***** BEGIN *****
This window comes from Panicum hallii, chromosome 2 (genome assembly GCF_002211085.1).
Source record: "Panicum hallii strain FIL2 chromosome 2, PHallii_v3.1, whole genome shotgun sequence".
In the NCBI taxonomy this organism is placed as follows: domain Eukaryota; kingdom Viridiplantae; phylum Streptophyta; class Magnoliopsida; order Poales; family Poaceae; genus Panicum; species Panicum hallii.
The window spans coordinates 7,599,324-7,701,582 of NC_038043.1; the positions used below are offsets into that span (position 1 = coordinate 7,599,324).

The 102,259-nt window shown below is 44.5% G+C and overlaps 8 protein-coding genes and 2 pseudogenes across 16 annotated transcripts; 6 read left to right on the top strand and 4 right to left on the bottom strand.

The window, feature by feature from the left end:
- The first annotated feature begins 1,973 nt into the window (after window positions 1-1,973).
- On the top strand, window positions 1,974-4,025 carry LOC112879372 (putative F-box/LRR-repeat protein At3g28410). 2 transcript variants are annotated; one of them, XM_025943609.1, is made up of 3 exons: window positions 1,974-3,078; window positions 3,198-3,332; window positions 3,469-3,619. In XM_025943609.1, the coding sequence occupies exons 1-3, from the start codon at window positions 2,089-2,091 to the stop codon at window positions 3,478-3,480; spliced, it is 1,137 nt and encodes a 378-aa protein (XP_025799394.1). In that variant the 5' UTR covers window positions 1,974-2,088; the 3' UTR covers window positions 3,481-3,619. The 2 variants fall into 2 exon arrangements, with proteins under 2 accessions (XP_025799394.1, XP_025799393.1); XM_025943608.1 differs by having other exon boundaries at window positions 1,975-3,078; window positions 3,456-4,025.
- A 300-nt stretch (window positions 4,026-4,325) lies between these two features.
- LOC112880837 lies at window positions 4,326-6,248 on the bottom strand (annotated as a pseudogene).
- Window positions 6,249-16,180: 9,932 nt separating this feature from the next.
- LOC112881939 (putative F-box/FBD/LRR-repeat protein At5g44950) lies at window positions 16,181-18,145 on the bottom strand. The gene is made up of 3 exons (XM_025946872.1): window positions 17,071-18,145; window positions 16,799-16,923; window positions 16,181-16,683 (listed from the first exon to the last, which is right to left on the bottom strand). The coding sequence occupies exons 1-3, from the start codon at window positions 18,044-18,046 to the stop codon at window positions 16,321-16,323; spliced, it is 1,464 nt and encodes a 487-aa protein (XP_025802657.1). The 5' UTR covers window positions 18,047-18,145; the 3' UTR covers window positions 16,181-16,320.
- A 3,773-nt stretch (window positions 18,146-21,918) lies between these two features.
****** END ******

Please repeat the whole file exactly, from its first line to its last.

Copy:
This window comes from Panicum hallii, chromosome 2 (genome assembly GCF_002211085.1).
Source record: "Panicum hallii strain FIL2 chromosome 2, PHallii_v3.1, whole genome shotgun sequence".
In the NCBI taxonomy this organism is placed as follows: domain Eukaryota; kingdom Viridiplantae; phylum Streptophyta; class Magnoliopsida; order Poales; family Poaceae; genus Panicum; species Panicum hallii.
The window spans coordinates 7,599,324-7,701,582 of NC_038043.1; the positions used below are offsets into that span (position 1 = coordinate 7,599,324).

The 102,259-nt window shown below is 44.5% G+C and overlaps 8 protein-coding genes and 2 pseudogenes across 16 annotated transcripts; 6 read left to right on the top strand and 4 right to left on the bottom strand.

The window, feature by feature from the left end:
- The first annotated feature begins 1,973 nt into the window (after window positions 1-1,973).
- On the top strand, window positions 1,974-4,025 carry LOC112879372 (putative F-box/LRR-repeat protein At3g28410). 2 transcript variants are annotated; one of them, XM_025943609.1, is made up of 3 exons: window positions 1,974-3,078; window positions 3,198-3,332; window positions 3,469-3,619. In XM_025943609.1, the coding sequence occupies exons 1-3, from the start codon at window positions 2,089-2,091 to the stop codon at window positions 3,478-3,480; spliced, it is 1,137 nt and encodes a 378-aa protein (XP_025799394.1). In that variant the 5' UTR covers window positions 1,974-2,088; the 3' UTR covers window positions 3,481-3,619. The 2 variants fall into 2 exon arrangements, with proteins under 2 accessions (XP_025799394.1, XP_025799393.1); XM_025943608.1 differs by having other exon boundaries at window positions 1,975-3,078; window positions 3,456-4,025.
- A 300-nt stretch (window positions 4,026-4,325) lies between these two features.
- LOC112880837 lies at window positions 4,326-6,248 on the bottom strand (annotated as a pseudogene).
- Window positions 6,249-16,180: 9,932 nt separating this feature from the next.
- LOC112881939 (putative F-box/FBD/LRR-repeat protein At5g44950) lies at window positions 16,181-18,145 on the bottom strand. The gene is made up of 3 exons (XM_025946872.1): window positions 17,071-18,145; window positions 16,799-16,923; window positions 16,181-16,683 (listed from the first exon to the last, which is right to left on the bottom strand). The coding sequence occupies exons 1-3, from the start codon at window positions 18,044-18,046 to the stop codon at window positions 16,321-16,323; spliced, it is 1,464 nt and encodes a 487-aa protein (XP_025802657.1). The 5' UTR covers window positions 18,047-18,145; the 3' UTR covers window positions 16,181-16,320.
- A 3,773-nt stretch (window positions 18,146-21,918) lies between these two features.